Illustrations by Kagan Mcleod
In June, former Two and a Half Men star Charlie Sheen’s new sitcom, Anger Management—adapted from the 2003 Adam Sandler movie—will premiere on FX. Under an innovative syndication deal, if the first ten episodes are successful, the show, in which Sheen plays a shrink helping patients deal with their tempers, will be renewed for 90 more. Here’s an exclusive, completely made-up preview.
Episode 1: Anger Management’s debut is unexpectedly smart, funny, and free of cheap shots at Sheen’s former co-workers at Two and a Half Men.
Episode 3: Sheen breaks character and delivers a 22-minute PowerPoint presentation on the quality of Ashton Kutcher’s movies.
Episode 11: Success! The first ten episodes are a hit, and the show’s picked up for an additional 90. Sheen celebrates by temporarily relocating the production to the VIP lounge at the Viper Room.
Episode 20: Sheen decamps to India in search of real tiger blood but gets distracted in Bangkok.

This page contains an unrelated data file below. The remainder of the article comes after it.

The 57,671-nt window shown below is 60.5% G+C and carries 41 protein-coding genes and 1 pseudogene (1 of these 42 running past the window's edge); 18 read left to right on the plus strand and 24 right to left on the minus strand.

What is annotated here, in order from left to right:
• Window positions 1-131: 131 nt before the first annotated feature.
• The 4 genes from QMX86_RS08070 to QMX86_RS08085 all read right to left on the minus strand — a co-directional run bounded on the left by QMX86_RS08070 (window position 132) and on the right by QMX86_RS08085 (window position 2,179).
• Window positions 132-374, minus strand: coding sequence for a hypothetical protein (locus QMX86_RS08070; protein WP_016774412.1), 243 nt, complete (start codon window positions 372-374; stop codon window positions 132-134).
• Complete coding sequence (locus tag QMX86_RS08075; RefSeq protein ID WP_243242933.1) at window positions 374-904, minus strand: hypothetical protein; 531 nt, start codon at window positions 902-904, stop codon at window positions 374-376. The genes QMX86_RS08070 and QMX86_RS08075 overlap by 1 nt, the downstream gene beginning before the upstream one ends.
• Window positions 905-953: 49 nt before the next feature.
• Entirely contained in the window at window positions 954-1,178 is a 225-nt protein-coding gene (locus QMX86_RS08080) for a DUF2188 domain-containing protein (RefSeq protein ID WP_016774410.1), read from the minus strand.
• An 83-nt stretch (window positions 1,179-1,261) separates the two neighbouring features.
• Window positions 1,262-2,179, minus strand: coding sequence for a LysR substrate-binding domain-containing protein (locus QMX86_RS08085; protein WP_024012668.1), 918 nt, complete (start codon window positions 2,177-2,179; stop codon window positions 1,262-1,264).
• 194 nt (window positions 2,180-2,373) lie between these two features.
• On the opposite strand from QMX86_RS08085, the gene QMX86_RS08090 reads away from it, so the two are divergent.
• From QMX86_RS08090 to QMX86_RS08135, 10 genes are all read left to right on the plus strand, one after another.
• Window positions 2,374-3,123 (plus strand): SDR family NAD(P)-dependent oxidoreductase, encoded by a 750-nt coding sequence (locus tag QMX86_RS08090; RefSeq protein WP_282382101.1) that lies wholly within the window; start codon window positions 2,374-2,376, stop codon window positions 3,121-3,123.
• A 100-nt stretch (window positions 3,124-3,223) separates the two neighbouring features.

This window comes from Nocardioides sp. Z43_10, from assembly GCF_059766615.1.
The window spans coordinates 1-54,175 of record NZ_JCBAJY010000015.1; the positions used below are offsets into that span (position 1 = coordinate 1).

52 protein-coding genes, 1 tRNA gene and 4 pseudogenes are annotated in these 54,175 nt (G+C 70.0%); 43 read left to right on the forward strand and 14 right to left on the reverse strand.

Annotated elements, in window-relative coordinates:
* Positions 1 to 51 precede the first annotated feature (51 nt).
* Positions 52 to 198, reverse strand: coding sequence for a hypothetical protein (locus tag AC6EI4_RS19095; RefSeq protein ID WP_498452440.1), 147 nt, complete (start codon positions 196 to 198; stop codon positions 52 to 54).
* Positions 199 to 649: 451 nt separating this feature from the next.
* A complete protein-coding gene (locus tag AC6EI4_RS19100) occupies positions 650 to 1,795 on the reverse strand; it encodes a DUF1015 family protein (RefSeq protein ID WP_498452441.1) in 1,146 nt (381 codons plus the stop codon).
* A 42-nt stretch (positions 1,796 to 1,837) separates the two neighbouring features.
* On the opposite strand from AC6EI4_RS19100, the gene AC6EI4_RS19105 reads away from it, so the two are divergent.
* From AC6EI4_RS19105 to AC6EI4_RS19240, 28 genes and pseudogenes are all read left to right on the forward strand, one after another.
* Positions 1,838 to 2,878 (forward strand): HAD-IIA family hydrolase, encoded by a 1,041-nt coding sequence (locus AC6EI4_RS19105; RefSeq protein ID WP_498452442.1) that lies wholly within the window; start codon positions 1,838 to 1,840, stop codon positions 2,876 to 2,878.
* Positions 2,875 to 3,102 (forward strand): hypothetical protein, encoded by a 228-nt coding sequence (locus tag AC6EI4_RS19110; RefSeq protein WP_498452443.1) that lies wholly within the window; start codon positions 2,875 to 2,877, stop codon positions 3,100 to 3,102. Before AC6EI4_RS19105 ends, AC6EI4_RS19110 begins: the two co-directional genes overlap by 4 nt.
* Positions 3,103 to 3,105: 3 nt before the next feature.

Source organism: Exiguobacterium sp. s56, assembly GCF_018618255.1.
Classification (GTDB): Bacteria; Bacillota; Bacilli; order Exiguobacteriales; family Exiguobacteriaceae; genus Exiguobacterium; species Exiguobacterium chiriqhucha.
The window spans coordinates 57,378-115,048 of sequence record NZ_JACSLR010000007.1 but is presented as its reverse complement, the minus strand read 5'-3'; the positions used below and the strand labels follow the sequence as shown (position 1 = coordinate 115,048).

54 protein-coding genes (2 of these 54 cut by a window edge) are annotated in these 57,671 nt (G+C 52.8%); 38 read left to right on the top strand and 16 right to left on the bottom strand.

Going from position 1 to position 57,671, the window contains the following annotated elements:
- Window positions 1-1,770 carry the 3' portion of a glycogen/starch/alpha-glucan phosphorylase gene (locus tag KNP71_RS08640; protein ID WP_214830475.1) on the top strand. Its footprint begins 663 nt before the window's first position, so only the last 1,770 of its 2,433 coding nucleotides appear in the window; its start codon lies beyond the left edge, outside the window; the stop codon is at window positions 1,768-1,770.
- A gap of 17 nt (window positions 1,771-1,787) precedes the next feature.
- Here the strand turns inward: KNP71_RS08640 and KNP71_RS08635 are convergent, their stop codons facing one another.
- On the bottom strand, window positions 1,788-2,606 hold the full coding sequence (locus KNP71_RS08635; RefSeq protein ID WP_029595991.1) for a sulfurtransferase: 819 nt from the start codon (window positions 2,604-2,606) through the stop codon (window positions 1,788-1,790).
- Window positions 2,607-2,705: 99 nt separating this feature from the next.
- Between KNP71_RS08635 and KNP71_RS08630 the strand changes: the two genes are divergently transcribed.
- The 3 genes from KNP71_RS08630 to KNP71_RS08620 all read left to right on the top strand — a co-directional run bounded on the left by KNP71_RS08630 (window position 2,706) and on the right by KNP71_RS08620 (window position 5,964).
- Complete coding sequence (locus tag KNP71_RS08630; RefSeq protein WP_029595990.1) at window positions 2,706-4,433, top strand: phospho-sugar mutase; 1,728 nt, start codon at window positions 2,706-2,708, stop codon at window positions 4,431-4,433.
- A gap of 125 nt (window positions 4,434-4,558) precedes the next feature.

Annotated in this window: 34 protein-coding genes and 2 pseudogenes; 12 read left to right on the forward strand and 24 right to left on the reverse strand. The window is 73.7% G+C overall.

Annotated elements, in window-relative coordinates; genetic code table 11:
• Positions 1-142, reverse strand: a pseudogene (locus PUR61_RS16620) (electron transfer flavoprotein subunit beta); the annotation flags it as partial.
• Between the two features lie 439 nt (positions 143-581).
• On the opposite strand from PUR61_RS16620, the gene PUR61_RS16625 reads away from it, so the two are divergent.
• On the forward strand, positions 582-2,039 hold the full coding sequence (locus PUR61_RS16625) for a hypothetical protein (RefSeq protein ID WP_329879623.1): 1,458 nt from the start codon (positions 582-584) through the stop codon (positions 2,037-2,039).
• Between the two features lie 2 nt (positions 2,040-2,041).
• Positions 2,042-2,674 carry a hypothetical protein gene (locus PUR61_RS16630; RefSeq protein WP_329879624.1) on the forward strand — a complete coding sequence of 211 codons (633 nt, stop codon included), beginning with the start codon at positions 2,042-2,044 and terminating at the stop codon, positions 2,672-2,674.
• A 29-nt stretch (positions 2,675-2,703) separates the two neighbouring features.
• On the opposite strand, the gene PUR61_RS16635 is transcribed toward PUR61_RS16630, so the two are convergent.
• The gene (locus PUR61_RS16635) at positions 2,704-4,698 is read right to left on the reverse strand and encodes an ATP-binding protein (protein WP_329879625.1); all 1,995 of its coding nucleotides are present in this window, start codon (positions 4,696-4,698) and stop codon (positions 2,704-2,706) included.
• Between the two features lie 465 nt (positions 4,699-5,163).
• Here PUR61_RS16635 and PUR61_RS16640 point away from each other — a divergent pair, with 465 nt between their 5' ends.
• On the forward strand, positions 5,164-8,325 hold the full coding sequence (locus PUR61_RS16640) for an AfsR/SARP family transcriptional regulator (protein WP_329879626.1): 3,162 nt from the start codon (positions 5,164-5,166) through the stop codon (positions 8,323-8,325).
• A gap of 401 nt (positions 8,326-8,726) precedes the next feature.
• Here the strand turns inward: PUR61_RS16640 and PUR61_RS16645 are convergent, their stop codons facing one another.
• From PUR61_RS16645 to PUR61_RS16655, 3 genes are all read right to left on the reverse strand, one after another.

Episode 34: Sheen’s homage to Girls sends cupcake futures plummeting.
Episode 40: Anger Management’s special “Torpedo of Truth” live episode ends in tragedy when one of Sheen’s goddesses is killed by a projectile vegetable.
Episodes 43-56 His brother, Emilio Estevez, fills in while Sheen disappears to shoot a half-season guest role on Lifetime’s The Client List.
Episode 59: For the show’s Hawaiian-family-vacation episode, Sheen kidnaps Manny from Modern Family and Don Draper’s kids. Child Protective Services intervenes mid-luau.
Episode 85: Having exhausted the narrative possibilities of the original Anger Management concept, Sheen buys the rights to another Adam Sandler movie.
Episode 86: When Sheen and some production money mysteriously vanish over a Cinco de Mayo weekend, producers are left with no choice but to air the Spanish-dubbed version of the previous week’s episode.
Episode 100: Hoping to avoid the ambiguity of some notably disappointing TV finales, Sheen reveals the secret of the Lost island, solves Rosie Larsen’s murder, and performs an autopsy on Tony Soprano.